The Folklore of British Pub Names
An enchanting guide to the stories and legends behind Britain's traditional pub names.
From the King and Tinker, named after a traditional tale where a disguised monarch surprises a local craftsman, to the Eagle and Child, commemorating ‘the Lathom legend’, many British pub names and signs are steeped in local legends and ancient beliefs.
In this book, one of the UK’s leading folklorists explores the stories behind the names, showing where they originated and tracing how they have evolved over the years. In the process, she retells the dramatic tale of local Wiltshire hero Rattlebone, describes the centuries-old custom that gives its name to the Silver Ball in St Columb and reveals why the Green Man is sometimes depicted as a club-wielding giant with a girdle of leaves, and sometimes as a Robin Hood figure. Not only that, she also explains why you seem to be able to find a Red Lion, a Queen's Head or a White Horse in every part of the country, and why the recent fashion for apparently meaningless combinations involving slugs, toads, parrots and firkins actually has a precedent in history.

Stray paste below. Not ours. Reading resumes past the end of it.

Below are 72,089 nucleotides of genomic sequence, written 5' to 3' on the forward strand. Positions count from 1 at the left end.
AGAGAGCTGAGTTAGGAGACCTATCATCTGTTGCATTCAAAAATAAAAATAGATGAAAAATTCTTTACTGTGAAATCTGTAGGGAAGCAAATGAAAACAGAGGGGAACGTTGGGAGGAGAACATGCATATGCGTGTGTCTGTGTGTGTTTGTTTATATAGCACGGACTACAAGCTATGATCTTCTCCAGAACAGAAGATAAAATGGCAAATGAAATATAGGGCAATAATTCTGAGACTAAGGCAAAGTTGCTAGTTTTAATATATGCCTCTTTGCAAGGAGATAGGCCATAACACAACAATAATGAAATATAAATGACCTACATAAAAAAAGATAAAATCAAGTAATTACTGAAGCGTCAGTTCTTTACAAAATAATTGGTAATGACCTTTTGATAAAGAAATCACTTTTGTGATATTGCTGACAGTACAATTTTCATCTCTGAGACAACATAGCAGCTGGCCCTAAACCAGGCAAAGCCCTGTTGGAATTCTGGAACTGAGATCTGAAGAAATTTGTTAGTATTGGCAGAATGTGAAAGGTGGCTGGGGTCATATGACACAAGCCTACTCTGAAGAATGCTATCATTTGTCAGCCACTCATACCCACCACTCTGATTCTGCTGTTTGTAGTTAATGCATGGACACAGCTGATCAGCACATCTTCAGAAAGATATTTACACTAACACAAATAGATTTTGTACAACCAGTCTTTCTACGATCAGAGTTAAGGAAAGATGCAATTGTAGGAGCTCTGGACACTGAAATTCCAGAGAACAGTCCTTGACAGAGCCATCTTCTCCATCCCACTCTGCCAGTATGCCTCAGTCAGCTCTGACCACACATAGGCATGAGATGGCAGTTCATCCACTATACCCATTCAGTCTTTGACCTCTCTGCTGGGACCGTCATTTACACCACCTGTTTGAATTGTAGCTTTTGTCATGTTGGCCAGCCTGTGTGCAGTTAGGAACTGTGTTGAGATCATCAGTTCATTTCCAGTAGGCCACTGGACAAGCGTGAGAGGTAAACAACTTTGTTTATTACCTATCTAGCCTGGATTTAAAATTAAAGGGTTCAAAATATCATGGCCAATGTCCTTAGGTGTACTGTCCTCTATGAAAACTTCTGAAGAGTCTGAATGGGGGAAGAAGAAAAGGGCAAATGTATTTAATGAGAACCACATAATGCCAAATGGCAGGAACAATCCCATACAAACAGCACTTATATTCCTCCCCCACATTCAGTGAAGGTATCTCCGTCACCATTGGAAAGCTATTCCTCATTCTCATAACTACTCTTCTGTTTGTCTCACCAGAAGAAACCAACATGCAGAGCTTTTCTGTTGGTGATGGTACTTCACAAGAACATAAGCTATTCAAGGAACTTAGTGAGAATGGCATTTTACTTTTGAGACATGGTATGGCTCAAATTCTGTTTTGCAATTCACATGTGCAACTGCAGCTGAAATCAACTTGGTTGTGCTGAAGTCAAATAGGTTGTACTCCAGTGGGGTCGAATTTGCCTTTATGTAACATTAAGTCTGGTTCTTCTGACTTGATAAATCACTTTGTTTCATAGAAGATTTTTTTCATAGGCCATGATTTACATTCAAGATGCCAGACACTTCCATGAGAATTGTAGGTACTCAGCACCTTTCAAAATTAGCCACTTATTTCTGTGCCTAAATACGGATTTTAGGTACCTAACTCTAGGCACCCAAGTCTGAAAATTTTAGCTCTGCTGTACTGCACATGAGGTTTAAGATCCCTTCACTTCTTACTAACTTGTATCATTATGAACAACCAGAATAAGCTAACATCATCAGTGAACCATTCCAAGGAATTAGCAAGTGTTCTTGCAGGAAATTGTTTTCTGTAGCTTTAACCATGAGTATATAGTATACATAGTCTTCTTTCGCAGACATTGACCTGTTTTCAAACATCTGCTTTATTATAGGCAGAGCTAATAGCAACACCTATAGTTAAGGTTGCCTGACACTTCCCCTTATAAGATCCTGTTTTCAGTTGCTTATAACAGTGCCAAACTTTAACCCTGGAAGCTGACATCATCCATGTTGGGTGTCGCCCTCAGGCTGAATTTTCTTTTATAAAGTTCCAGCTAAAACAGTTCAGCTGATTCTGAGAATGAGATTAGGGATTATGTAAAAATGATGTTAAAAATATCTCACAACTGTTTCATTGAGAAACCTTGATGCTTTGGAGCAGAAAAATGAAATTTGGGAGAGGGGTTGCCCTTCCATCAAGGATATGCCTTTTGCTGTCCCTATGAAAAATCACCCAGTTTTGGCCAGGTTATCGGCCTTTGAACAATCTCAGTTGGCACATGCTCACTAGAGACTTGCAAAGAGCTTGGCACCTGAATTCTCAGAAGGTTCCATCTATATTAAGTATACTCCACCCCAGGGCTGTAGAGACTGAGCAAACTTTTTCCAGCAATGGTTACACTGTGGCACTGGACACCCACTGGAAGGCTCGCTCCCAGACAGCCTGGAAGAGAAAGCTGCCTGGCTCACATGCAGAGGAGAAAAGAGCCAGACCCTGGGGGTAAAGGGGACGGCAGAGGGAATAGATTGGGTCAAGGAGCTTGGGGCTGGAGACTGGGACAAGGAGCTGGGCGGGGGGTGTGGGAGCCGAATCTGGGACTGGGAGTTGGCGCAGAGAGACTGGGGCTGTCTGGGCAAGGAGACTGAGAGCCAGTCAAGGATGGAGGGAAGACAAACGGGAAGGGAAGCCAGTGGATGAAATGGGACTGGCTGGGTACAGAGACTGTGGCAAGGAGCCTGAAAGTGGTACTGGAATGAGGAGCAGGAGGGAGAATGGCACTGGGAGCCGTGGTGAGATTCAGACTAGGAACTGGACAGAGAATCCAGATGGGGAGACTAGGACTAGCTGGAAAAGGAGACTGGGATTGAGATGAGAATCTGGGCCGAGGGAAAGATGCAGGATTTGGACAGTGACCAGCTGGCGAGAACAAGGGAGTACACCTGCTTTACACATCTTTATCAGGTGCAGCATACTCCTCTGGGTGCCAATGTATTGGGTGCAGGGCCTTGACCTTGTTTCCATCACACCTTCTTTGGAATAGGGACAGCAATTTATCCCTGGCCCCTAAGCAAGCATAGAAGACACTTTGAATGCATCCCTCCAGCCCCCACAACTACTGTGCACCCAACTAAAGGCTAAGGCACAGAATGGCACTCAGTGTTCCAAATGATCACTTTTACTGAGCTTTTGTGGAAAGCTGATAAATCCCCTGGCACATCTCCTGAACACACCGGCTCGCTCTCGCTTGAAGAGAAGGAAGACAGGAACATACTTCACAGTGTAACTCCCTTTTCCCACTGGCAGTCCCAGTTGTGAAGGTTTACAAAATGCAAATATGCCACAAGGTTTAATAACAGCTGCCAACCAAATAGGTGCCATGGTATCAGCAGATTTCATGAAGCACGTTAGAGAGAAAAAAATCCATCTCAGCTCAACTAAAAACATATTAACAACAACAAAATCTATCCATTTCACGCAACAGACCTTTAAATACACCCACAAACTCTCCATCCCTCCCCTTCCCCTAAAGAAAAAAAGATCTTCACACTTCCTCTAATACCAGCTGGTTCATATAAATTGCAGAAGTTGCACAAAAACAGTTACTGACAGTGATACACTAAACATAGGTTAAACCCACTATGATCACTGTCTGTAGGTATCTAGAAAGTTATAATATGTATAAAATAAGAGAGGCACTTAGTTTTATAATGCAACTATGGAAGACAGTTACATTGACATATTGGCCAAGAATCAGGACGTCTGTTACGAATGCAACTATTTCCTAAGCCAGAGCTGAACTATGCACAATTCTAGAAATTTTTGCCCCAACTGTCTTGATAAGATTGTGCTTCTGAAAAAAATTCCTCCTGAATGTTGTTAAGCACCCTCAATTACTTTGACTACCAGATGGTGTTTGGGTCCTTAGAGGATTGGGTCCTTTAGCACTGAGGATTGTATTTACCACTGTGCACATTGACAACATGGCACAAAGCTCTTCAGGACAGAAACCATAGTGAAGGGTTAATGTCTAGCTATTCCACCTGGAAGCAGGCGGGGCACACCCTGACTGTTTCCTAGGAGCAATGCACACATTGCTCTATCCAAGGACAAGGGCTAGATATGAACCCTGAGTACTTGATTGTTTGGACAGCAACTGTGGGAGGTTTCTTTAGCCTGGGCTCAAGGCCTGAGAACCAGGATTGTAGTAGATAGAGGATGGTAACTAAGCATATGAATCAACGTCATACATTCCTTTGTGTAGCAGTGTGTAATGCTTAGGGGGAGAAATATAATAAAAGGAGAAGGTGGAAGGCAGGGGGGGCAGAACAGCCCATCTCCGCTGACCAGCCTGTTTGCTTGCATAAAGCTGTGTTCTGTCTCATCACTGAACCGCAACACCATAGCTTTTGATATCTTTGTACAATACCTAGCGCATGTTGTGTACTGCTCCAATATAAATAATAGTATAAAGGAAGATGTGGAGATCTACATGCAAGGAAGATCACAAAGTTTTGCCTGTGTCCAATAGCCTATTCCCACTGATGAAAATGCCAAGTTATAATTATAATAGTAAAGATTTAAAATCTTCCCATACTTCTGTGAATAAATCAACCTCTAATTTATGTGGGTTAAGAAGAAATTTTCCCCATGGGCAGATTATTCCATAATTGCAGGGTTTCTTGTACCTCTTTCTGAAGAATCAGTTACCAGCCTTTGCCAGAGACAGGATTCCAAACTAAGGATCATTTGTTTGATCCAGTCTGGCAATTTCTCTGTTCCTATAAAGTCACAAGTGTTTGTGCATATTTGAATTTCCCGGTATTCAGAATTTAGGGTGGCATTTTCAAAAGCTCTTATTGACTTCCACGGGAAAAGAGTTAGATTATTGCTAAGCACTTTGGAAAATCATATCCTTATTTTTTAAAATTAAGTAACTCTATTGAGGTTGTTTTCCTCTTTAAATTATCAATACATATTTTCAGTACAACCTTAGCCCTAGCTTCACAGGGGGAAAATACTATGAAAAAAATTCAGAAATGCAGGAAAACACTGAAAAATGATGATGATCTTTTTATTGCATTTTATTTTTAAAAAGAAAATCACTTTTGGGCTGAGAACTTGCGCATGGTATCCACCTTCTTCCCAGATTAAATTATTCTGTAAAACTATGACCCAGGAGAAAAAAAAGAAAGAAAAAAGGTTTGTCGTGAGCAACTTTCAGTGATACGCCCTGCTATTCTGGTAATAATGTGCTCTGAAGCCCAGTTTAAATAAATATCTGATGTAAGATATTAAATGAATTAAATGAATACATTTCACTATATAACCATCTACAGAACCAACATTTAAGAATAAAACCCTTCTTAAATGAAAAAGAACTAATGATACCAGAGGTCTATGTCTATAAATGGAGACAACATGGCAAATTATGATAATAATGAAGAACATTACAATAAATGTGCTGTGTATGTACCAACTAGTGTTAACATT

Enlightening and revealing, Green Men and White Swans is both an intriguing insight into the history of the British pub and a captivating journey through the country's legendary past.
“If you've ever wondered how pubs got their often esoteric names then dipping into Green Men & White Swans should provide enlightenment”
“An engaging and inquisitive narrative voice ... As well as being an enjoyable account of local English folklore and history, the book provides an insight into the more esoteric behaviour that characterises English eccentricity”
“In this enjoyable compendium, Simpson, a folklore expert, elucidates hundreds of mysterious pub names”
“This book is both an intriguing insight into the history of the British pub and a captivating journey through the country's dramatic past”